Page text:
Anyways, I was bound and determined to have a VBAC with my next baby. I didn't see any reason not to. It's not like I had to have an emergency c-section. I did lots of research. It just felt right. I felt like it was my second chance, literally and figuratively, to have the birth experience I was hoping for.
             We moved back to Indiana after our first daughter and I found a very VBAC-friendly doctors office. Despite my diet-controlled gestational diabetes, I was able and fortunate to have a perfectly smooth, drug-free VBAC at 40+3 weeks going into labor on my own! Again, it was one of the best experiences of my life. I am so glad I was able to experience it and am hoping for another smooth VBAC delivery again any day now!
              If interested, you can read both Myka's c-section birth story and Ripley's VBAC birth story.

Jessi from The Coffee Mom

My first baby was frank breech, and that resulted in a scheduled C-section at 39 weeks. It wasn't an awful experience, but not the best by any means. Recovery was harder and being a new mom I felt like there wasn't much after support for C-section moms as far as what I was and was not allowed to do.

A few years later, when I was pregnant with my son, I decided to have a VBAC. Since nowhere in my town would do them, I had to go to a larger city about 20 minutes away. The care was amazing and I was able to have my VBAC at 41 weeks. I was told if I didn't go into labor on my own by 42 weeks, I would have another C-section since they can not induce. The whole experience was wonderful and recovery was much easier.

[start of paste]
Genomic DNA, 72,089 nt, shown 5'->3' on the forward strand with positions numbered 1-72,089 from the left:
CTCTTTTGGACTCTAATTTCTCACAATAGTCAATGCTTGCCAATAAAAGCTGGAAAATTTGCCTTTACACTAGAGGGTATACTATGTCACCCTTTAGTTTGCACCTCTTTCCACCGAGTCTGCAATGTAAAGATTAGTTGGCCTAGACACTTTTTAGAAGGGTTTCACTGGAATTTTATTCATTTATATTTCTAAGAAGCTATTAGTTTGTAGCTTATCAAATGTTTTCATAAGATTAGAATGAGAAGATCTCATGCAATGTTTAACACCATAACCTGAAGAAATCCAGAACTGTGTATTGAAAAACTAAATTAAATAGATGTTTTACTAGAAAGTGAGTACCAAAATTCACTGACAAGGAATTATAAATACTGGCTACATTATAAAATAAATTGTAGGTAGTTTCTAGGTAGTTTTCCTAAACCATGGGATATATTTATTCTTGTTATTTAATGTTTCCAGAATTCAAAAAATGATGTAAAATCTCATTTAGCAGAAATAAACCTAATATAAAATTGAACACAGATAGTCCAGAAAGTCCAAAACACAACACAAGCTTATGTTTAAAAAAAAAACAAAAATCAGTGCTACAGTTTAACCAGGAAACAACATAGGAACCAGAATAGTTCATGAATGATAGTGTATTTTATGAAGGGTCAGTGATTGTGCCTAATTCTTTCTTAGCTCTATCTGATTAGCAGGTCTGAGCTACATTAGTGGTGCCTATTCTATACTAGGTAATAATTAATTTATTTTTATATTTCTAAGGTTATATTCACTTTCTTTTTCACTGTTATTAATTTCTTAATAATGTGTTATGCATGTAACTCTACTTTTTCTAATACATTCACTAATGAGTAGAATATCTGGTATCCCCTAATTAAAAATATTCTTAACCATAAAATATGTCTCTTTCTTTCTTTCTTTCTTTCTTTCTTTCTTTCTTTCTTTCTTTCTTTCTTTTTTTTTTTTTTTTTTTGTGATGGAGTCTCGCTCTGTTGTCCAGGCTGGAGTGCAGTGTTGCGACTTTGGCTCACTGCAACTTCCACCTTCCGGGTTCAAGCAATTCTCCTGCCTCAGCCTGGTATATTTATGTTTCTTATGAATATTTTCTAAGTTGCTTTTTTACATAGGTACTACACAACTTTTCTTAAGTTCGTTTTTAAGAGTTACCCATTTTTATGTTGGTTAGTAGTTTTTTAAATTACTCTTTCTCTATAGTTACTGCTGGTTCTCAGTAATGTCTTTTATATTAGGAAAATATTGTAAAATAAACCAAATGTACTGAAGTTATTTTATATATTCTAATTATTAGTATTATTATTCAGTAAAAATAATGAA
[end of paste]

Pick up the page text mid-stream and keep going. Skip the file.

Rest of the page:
You can read her VBAC story in full on her blog.

Melinda from Unfrazzled Mama

For my first baby I had hoped to go for the natural/no pain meds birth and, unfortunately, had to have a C-section at the last minute. My water broke on it's own and I was all set in my hospital room to deliver vaginally, but the doctor decided to check to make double sure the baby was head down. He felt something off, and decided to do an ultrasound right there and it turned out that she was breech. All the other doctors had missed it. So then I had to go for an "emergency" C-section that night. I never had any contractions even though my water broke. So with my second, I definitely wanted to try to successfully experience a natural birth, not to mention avoid all the risks that come along with multiple C-sections.


When I was pregnant with my first son, at my 38 week visit, the midwife had a hard time finding the heart beat of the baby...there was nothing. I was sent for an ultrasound and from then on everything was fine. They monitored me for a whole day and nothing seemed wrong.

The next day they came to my room and said they would send me home but another doctor came in and said I was having a c-section that day. I freaked out. The more I said no the more they bullied me and told me I was putting my son's life in danger. So we did it.

The spinal shot was the scariest thing I've ever done. It took long to heal and I felt like I wasn't what a real mom should be. I spoke to other moms and they discussed things like contractions...I didn't know what that was. The moment they give you the baby after birth...mine was taken yeah.